Switch Review Round-Up – Aka, SongPop Party, Once Upon A Jester and more

We try to cover every Switch game we’re sent a code for here at Gamezebo. Sometimes we find ourselves with a bit of a backlog though – like right now for instance. 

So here are some shorter reviews of games released or updated on the Switch over the last few months – that we might not have gotten round to covering otherwise. 

SongPop Party

We played this at the Gamezebo household over Christmas and it went down a storm, and there can be no better recommendation than that.

This isn’t complex entertainment – in fact its main strength is its simplicity. You get a few seconds to guess a song or artist by pressing in one of four directions – each giving you a choice. Your answer isn’t revealed until the time limit is up, and then yours is shown with every other player’s guess. Get it right you receive points, and even more if you guess quickest.

Up to eight people can play, and can even join in on their smartphones. That’s no surprise considering this game’s mobile origins, and this does sadly show in the title forcing you to earn points to unlock further stages and genres.

There’s a lot to unlock here though, so you’ll be playing this for a while – although this isn’t much fun with any less than three players. 

SongPop Party is perhaps a tad overpriced, but if you host regular game nights – with music loving friends – this is well worth investing in.

Score: 4 out of 5

Aka

Aka is a slightly disappointing contradiction of a game. It sets itself out to be a relaxing adventure where you play as a rotund red panda on a remote island – but in reality it’s nowhere near as chill as you’d hope.

It doesn’t help that you’re bombarded with tutorials and instructions at the start, which stalls any relaxing vibes it might have provided from the off. You’re not given any freedom to work things out for yourself, and it feels horribly restrictive.

Once that’s out of the way things pick up a bit, with farmland to be tended and neighbours to befriend. If you allow it there’s a rhythm to this game that can be somewhat hypnotic, as slow as it can be. 

Sadly the game struggles with various performance issues and the controls are never as tight as you’d like – meaning Ava is only for the most patient of players.

Score: 3 out of 5

Once Upon A Jester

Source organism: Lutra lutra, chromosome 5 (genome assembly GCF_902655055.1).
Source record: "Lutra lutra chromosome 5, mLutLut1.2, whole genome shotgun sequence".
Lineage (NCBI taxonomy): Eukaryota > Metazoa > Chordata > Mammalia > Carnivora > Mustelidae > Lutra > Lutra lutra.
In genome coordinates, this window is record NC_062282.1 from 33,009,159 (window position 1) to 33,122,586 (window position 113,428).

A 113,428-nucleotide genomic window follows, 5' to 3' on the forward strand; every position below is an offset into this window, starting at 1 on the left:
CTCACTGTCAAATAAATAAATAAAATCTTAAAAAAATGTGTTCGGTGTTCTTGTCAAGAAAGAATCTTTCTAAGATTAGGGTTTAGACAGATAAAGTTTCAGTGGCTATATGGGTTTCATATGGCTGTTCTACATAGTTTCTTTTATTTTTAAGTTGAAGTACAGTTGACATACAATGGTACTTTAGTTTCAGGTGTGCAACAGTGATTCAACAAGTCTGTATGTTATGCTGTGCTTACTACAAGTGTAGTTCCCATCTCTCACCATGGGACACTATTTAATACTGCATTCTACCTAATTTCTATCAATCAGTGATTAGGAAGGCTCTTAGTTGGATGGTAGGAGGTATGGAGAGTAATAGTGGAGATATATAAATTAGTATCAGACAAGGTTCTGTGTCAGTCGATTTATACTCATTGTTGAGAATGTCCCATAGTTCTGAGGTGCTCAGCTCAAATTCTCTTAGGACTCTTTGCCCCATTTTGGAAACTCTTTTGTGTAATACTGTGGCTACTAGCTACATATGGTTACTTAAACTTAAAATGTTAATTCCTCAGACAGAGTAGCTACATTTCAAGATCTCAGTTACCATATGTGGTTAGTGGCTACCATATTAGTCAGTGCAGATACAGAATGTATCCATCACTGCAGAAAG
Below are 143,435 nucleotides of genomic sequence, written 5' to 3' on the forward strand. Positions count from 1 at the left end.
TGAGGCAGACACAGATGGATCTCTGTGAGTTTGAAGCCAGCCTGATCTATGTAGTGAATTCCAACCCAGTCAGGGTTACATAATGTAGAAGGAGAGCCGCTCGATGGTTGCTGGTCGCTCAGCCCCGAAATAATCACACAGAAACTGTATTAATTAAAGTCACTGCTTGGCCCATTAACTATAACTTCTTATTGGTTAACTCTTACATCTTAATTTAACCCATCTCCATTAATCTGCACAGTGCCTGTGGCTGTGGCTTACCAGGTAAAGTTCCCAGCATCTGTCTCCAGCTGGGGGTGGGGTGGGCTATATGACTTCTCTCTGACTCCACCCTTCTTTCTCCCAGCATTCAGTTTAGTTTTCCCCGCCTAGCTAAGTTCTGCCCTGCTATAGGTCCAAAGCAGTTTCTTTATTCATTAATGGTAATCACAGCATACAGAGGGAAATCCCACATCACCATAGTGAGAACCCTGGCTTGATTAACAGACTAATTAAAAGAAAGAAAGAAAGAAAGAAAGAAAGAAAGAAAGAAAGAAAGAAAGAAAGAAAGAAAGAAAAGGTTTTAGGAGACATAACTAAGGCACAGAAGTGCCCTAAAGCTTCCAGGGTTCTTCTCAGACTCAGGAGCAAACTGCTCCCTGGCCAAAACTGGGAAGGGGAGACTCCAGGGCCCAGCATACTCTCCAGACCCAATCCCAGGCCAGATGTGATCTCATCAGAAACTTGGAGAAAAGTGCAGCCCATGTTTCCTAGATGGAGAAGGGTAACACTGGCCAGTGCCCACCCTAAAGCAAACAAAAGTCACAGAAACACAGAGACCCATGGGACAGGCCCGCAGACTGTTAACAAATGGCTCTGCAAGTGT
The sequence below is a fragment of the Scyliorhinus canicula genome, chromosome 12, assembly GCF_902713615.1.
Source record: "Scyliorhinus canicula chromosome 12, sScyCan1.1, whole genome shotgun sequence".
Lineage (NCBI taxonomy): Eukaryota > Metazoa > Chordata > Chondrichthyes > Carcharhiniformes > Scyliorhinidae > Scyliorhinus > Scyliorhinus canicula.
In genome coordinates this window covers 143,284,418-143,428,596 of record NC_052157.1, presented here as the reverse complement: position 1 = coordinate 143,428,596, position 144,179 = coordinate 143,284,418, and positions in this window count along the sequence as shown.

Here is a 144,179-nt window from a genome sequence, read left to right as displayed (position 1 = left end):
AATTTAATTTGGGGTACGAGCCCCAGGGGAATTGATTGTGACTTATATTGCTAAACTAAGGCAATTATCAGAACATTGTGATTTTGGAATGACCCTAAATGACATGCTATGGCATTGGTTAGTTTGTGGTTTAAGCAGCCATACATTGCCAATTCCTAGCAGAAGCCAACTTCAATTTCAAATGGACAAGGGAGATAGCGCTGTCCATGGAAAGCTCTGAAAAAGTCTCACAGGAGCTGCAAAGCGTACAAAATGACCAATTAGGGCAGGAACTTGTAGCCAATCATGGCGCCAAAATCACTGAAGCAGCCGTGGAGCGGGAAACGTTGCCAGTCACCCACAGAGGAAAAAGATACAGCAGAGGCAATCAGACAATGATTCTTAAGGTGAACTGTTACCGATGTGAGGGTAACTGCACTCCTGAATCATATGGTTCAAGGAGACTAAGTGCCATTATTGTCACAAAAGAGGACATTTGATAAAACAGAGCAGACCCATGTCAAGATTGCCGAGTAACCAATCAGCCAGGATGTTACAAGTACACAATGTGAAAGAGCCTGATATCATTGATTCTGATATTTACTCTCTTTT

A game with personality to spare, Once Upon A Jester is an adventure game with a rhythm action twist. You play as Jester who alongside your friend Sok attempt to win a fortune by…performing a play to a very small crowd of people.

The trick is to know what to do in the performance by exploring your surroundings beforehand, working out what the audience want to see and what they definitely don’t.

In terms of action there are various quick-time events to steer your play in the right direction, but in all honesty the stories you can end up telling get pretty strange regardless of how you perform. 

That’s the gist of the game then, but what sold us was the effort put into the presentation. The voice acting is constant, enthusiastic, and often quite funny. It’s often odd more than funny, but lovable with that.

If you’re not a fan of strange improv style comedy you might not get a lot out of Once Upon A Jester, but for those who can forgive its shortcomings this is well worth investigating.

Score: 4 out of 5

Yars: Recharged

Of the many Recharged games this is one of the better ones. Originally released in 1982 Yars was always a simple game even for the time – you shoot away at the defensive wall of a huge boss, then blast him away once you’ve made a path through. 

This reimagining widens the one screen scope of the original by allowing you to wander around the entire screen, with the left analogue stick used for movement and the right one for shooting.

The main thrust of the game is much the same as forty years ago though, with you shooting away at shields made of hexagons – which once destroyed leave orbs which power up a massive weapon you can use to destroy the main foes hidden behind the aforementioned shields. 

Yars: Recharged offers a pretty enjoyable gameplay loop across its 30 stages, and there’s a solidly implemented multiplayer mode as well as separate challenges. The audio design is superb too, making you feel like you’re always up against impossible odds.

No it never gets massively exciting – minutes can go by of you just blasting at the same spot with little movement required – especially when compared to some of the other Recharged titles which can get madly intense after just a few minutes of play.

Well designed and well priced, Yars: Recharged is a rock solid entry in the Recharged series of games and is a must for those looking for a new (but not too new!) shooter.

Score: 4 out of 5

Please, Touch The Artwork

A stylish puzzler but one that is not quite as good as it thinks it is, Please, Touch The Artwork has still been put together with a fair amount of love and care.

Best played on the touchscreen (although a docked option now exists), the game is based around solving short stages of three types – all revolving around making sure lines and colour patterns are followed in set ways.  

The rules for each of the three variants are easy to grasp, but things soon get complex. There’s a lot of content here – nearly 200 stages – but we found the game’s core gameplay loops weren’t quite as engaging as needed to make you want to battle through all of them.

Please, Touch The Artwork is a solid puzzler worth looking into at a discount, but doesn’t hit the heights of the better games in the genre.

Score: 3.5 out of 5

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